18/09/2021 — 23/01/2022
Ibrahim Mahama (*1987) has become known for large-scale works for which he uses jute sacks. The artist, who was born in Tamale, Ghana, receives his materials in exchange. Thus, he gives new sacks for used ones in which originally goods, mainly cocoa, arrive in the ports of Ghana. Subsequently, the sewing work is done by local workers. Barter and collaborative new production are significant for the understanding of the work.
The jute surfaces are reminiscent of the associated goods. But they also address the traces of the people who produce the jute in Asia, as well as those who participate in packing and transport of the goods in Africa. Finally, they connect with the people Mahama involves in the production of his art - and thus also with us here in Europe.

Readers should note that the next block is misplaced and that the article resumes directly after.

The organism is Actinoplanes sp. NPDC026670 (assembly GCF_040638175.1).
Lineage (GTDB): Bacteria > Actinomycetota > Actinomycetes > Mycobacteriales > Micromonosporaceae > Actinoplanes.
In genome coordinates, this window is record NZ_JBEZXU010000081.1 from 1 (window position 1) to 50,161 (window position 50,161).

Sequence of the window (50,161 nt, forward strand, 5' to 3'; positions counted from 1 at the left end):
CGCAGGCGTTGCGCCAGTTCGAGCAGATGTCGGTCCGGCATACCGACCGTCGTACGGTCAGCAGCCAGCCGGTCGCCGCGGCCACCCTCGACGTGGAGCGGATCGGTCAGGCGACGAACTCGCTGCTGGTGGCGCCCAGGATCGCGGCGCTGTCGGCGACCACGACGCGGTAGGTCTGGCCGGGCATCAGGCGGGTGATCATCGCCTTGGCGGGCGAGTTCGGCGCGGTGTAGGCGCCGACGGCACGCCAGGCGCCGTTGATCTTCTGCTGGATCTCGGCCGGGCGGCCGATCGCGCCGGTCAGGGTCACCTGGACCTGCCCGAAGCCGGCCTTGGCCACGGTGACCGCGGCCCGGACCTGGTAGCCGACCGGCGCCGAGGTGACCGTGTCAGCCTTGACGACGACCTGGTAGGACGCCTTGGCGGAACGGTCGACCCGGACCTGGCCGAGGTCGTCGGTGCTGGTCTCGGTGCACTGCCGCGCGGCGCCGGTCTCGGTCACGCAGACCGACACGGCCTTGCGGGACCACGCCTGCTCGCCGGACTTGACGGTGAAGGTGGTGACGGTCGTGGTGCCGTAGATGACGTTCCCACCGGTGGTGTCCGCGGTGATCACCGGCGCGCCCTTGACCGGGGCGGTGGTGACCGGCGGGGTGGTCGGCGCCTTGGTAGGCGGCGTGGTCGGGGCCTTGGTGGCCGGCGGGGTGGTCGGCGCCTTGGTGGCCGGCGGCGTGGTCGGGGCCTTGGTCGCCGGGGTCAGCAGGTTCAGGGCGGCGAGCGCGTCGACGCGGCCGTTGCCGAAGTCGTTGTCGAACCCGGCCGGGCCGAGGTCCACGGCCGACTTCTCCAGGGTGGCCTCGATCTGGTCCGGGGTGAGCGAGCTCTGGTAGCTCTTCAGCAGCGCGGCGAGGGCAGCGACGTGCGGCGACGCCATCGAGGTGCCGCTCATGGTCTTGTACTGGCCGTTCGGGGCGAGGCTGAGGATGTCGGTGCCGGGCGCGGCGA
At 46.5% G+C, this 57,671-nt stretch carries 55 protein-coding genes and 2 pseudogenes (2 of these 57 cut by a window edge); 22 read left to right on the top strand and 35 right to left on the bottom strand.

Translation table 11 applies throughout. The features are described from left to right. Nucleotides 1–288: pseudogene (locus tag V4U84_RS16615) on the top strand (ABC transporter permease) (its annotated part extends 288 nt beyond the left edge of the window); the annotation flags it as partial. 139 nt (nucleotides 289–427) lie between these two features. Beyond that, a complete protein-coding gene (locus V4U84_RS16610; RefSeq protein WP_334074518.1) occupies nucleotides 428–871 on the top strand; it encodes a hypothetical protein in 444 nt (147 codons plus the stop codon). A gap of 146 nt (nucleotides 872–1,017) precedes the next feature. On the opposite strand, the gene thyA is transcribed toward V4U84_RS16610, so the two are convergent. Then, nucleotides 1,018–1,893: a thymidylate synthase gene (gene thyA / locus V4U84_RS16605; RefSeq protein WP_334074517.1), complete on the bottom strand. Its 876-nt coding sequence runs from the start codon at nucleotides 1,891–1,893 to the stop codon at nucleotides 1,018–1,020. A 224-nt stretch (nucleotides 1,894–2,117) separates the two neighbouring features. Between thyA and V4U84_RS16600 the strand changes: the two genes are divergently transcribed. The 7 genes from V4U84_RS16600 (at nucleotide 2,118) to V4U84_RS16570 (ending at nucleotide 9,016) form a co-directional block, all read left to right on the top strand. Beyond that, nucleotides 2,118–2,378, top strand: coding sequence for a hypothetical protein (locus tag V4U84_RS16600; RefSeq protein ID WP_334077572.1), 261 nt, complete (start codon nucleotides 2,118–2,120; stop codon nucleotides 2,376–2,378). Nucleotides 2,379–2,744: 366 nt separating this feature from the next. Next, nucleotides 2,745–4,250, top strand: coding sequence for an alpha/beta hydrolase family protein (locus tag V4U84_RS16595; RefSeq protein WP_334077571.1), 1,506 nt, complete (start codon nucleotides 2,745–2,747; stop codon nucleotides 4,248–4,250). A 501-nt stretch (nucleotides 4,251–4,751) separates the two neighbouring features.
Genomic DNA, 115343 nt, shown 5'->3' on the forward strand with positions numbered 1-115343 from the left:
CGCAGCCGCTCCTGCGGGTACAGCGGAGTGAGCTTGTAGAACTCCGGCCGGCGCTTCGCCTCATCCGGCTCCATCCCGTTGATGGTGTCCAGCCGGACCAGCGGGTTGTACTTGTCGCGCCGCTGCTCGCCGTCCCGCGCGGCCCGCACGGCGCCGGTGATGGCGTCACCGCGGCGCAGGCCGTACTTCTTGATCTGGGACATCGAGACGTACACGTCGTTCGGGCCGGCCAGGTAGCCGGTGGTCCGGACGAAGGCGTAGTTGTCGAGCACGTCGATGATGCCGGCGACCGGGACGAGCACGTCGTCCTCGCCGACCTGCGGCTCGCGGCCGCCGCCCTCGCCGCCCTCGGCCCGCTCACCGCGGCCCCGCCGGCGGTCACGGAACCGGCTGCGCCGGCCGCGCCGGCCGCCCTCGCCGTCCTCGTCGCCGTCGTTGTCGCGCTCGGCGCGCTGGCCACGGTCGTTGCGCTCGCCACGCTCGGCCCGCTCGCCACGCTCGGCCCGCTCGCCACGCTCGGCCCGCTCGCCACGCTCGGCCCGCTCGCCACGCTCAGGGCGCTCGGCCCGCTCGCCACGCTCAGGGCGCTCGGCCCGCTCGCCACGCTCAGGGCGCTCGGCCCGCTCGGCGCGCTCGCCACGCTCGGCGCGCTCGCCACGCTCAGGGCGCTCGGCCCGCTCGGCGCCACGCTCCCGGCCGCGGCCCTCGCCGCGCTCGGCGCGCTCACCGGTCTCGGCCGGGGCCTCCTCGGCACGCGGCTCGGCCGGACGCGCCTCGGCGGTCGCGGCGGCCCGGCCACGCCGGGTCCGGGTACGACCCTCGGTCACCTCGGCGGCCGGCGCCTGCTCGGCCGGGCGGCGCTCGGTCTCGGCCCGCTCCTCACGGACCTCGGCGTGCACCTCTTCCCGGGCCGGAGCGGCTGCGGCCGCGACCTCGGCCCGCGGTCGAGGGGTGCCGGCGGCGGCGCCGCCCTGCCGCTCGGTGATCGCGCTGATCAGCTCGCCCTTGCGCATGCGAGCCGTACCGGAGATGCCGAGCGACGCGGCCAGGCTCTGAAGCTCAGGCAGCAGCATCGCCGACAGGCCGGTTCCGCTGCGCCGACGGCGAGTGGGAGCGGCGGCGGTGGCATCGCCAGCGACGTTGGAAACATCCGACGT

The bags left their original circulation. Their traces, which are actually lost in the wear and tear of the material, now take on meaning, are allowed to become narrative. This simple yet
powerful gesture is an invitation to raise awareness towards global trade and its mechanisms, in which also we participate. At the same time, Mahama refers to the colonial history of his country, which until independence was known as the "Golden Coast" because of its raw materials.